On his first two efforts, I didn’t see Miguel as much more than a cheap Prince imitation. He had the pompadour hair, the gentle falsetto, and the guitar theatrics of The Artist Formerly Known As, but in my opinion, he lacked the songwriting chops. I probably wouldn’t have even checked out his new album based solely off my unsatisfactory experience with his past efforts, but then, he said the following in response to a question about neo-soul luminary Frank Ocean: “I genuinely believe that I make better music, all the way around.”
As a staunch supporter of Ocean after his soulful 2012 effort Channel Orange, I had to check Miguel’s Wildheart, if only to scoff at his empty, chest-thumping boast. I went into my first Wildheart listen in the crouched, ready to pounce stance, and left the experience feeling relaxed, nourished, and overall surprised by how much Miguel has grown as a songwriter and producer since Kaleidoscope Dream.
In 2013, Mackenzie Scott (who performs under the name “Torres”) came bursting out the gates with a debut that was intimate, honest, and powerful. Over sparse production and reverberated guitars, she displayed her vocal prowess, moving from hushed whispers to impassioned, operatic swells of aggravation. Each track dealt with emotional stories of struggle and realization, but for the most part, they provided glimmers of hope when in their most dire state.
Brett Morgen’s HBO documentary Montage of Heck is a gut-punch for anyone who grew up listening to Nirvana and lived through the eventual suicide of Kurt Cobain. In the film, Cobain’s life is told through his own home videos, journals, and drawings, all conveying the troubled life of a genius that never truly felt accepted by those around him and the world as a whole. As I watched this therapeutic film, I couldn’t help but wonder if we’d ever have another artist come along that has as big of an impact on a generation as Kurt had on Generation X. In a musical landscape that is littered with Justin Beibers and Taylor Swifts, where are those kids who were weaned by Nirvana from birth and why hasn’t that influence resonated in the music of today?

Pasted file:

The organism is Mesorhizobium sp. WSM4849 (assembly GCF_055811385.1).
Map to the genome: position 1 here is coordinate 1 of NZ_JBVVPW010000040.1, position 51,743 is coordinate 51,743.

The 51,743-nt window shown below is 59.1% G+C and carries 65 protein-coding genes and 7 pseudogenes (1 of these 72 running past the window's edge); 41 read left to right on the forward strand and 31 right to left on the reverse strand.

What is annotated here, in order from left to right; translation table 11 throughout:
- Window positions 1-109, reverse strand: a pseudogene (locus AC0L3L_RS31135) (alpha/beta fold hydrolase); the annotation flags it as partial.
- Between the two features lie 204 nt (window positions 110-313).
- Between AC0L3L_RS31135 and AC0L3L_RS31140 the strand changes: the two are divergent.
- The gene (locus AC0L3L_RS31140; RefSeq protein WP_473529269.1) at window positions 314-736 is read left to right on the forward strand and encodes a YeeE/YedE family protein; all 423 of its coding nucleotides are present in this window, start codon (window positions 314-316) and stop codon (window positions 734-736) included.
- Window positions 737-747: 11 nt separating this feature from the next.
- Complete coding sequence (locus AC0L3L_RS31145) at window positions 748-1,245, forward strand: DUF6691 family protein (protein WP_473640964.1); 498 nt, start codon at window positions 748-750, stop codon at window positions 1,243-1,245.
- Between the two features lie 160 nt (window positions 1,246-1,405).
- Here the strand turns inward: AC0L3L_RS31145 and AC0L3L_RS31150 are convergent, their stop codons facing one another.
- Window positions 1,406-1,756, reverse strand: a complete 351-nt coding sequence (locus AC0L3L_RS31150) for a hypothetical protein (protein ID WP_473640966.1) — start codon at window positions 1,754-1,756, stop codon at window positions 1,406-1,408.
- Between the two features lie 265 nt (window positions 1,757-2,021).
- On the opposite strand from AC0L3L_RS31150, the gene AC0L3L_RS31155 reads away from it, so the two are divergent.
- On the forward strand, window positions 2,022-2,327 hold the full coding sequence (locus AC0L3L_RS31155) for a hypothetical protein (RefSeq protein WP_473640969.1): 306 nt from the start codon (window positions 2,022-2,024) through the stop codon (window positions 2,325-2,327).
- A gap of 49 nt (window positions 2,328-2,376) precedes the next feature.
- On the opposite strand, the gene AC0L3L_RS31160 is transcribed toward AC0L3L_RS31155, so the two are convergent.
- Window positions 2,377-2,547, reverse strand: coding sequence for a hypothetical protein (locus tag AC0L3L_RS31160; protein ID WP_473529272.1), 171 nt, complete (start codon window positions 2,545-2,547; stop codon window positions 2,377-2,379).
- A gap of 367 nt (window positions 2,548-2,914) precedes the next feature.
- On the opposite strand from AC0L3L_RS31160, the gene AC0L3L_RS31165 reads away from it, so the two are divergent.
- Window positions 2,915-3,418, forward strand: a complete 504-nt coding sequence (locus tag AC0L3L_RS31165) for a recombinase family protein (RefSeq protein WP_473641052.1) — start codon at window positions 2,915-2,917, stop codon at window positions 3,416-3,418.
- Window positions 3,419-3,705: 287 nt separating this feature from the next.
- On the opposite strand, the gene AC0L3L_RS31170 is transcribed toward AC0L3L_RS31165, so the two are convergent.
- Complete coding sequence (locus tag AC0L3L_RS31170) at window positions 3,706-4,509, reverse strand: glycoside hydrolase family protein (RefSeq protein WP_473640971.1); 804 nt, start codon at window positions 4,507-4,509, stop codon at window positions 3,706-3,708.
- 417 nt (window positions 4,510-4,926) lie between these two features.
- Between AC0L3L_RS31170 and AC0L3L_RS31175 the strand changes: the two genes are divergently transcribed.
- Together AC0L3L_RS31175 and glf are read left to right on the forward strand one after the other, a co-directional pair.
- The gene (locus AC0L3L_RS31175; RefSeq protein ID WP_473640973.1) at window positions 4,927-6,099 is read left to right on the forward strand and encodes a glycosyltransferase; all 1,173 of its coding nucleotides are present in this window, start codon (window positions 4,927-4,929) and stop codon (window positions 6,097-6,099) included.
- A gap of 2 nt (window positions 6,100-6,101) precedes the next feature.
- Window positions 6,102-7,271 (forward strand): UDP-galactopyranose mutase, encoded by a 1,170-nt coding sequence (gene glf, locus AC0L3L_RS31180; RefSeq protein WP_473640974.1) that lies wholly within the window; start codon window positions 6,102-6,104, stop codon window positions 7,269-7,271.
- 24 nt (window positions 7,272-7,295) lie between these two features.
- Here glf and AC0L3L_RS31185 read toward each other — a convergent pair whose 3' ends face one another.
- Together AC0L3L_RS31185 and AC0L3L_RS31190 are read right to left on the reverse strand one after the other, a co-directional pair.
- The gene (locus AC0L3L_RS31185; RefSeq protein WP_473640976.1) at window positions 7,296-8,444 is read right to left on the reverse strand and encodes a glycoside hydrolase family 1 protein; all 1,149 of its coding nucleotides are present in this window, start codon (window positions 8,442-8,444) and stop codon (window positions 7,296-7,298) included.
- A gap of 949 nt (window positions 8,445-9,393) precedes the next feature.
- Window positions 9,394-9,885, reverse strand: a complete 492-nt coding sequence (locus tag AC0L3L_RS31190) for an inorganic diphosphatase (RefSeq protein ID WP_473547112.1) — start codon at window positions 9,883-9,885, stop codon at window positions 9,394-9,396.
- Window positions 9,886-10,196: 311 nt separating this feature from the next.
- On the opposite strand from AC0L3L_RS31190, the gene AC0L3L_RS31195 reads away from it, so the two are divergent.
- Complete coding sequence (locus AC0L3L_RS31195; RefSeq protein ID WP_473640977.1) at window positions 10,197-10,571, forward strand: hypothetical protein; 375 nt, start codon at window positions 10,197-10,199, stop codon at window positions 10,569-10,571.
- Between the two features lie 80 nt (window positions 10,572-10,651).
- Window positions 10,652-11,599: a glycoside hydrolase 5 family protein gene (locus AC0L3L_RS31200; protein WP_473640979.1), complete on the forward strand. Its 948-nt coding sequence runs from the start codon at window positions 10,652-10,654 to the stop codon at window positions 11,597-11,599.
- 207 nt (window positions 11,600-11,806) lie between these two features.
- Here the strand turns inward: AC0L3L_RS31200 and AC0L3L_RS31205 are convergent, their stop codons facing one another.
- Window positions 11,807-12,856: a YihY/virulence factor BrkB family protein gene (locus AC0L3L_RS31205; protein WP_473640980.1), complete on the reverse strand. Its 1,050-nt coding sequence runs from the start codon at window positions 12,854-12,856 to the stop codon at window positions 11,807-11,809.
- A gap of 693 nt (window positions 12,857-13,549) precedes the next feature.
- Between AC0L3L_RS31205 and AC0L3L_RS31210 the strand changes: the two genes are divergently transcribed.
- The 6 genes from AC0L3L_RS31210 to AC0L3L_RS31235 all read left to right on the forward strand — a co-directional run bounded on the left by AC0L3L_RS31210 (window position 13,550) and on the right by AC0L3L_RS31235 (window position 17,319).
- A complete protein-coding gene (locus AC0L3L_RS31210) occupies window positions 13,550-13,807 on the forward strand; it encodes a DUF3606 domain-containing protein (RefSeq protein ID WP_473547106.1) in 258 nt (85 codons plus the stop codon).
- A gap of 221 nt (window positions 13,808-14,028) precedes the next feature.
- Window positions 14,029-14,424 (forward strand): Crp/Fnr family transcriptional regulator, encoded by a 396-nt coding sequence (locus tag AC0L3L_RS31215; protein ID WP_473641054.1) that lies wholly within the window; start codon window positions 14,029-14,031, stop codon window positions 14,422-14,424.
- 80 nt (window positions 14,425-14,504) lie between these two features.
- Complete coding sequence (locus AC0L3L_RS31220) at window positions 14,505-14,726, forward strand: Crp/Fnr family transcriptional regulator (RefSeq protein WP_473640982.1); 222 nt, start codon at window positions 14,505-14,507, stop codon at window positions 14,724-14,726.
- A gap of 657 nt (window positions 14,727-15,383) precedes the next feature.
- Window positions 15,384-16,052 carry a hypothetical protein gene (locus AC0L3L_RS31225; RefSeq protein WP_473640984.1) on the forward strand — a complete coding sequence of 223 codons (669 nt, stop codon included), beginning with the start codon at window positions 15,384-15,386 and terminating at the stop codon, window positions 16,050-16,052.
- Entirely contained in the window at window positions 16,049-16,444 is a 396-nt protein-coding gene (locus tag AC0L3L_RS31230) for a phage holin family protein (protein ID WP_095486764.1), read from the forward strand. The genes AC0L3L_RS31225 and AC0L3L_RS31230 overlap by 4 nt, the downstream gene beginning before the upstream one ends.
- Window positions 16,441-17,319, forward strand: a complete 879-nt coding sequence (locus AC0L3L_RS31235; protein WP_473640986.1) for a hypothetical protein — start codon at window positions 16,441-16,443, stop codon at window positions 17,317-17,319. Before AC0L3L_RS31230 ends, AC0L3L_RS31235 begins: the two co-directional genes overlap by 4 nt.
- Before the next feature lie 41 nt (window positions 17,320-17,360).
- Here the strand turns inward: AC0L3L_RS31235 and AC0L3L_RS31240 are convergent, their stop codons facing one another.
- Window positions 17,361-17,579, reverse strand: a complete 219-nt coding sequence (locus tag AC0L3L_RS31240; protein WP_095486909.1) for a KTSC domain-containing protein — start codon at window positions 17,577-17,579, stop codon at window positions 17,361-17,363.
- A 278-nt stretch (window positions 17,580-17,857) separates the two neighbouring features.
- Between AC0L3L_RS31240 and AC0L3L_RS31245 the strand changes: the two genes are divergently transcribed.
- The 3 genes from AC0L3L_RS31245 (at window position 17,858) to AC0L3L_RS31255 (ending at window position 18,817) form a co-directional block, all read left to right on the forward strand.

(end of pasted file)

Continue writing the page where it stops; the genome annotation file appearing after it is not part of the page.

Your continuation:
In what could only be a sign from beyond, the latest METZ album, II, arrived in the mail the day after I viewed the documentary. On their sophomore release, this trio of 20-somethings from Calgary, Canada burst from the confines of the recording studio with a frenzied dissonance and unbridled fury that could only come from the womb of Nirvana.
Carrie & Lowell
[Asthmatic Kitty; 2015]
An air of mystery has surrounded much of Sufjan Steven’s prolific career. His success is due in large part to his ability to write memorable stories with universal themes that connect with a wide-range of listeners, yet there has always been an ambiguity in whether the stories he tells are based on real life experiences or just plots he’s pulled from old issues of the Chicago Tribune and The Detroit Free Press. I suppose it doesn’t really matter if a song is drawn straight from a songwriter’s life – Bruce Springsteen never worked in a factory, Bob Dylan never worked on Maggie’s Farm, and Johnny Cash never shot a man in Reno (that we know of).
Regardless, the listening experience is always going to be heightened when you know it’s drawn from the songwriter’s real life experiences, which has made Sufjan’s questionably personal songs all the more confounding. Did he really lose a childhood friend to a wasp bite? Did he ever live in a trailer park and own a snowmobile? Was he ever a best man, and did he in fact wear a tux that was a size too small?
Man It Feels Like Space Again